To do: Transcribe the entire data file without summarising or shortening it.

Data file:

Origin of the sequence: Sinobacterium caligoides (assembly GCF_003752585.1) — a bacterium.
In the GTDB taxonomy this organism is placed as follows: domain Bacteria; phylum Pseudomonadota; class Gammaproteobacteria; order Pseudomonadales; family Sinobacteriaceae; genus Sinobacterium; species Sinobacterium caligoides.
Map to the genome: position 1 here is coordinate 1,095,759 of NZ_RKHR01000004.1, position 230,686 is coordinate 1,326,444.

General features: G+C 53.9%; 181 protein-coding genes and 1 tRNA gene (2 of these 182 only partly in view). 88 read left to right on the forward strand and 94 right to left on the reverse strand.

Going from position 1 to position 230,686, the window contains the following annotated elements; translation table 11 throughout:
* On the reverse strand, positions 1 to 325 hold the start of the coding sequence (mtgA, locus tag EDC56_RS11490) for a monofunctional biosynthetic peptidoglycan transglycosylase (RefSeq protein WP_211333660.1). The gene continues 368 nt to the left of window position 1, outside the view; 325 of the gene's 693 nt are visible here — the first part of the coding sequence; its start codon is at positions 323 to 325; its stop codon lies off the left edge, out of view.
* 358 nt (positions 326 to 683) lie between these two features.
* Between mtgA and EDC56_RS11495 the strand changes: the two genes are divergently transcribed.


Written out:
Origin of the sequence: Sinobacterium caligoides (assembly GCF_003752585.1) — a bacterium.
In the GTDB taxonomy this organism is placed as follows: domain Bacteria; phylum Pseudomonadota; class Gammaproteobacteria; order Pseudomonadales; family Sinobacteriaceae; genus Sinobacterium; species Sinobacterium caligoides.
Map to the genome: position 1 here is coordinate 1,095,759 of NZ_RKHR01000004.1, position 230,686 is coordinate 1,326,444.

General features: G+C 53.9%; 181 protein-coding genes and 1 tRNA gene (2 of these 182 only partly in view). 88 read left to right on the forward strand and 94 right to left on the reverse strand.

Going from position 1 to position 230,686, the window contains the following annotated elements; translation table 11 throughout:
* On the reverse strand, positions 1 to 325 hold the start of the coding sequence (mtgA, locus tag EDC56_RS11490) for a monofunctional biosynthetic peptidoglycan transglycosylase (RefSeq protein WP_211333660.1). The gene continues 368 nt to the left of window position 1, outside the view; 325 of the gene's 693 nt are visible here — the first part of the coding sequence; its start codon is at positions 323 to 325; its stop codon lies off the left edge, out of view.
* 358 nt (positions 326 to 683) lie between these two features.
* Between mtgA and EDC56_RS11495 the strand changes: the two genes are divergently transcribed.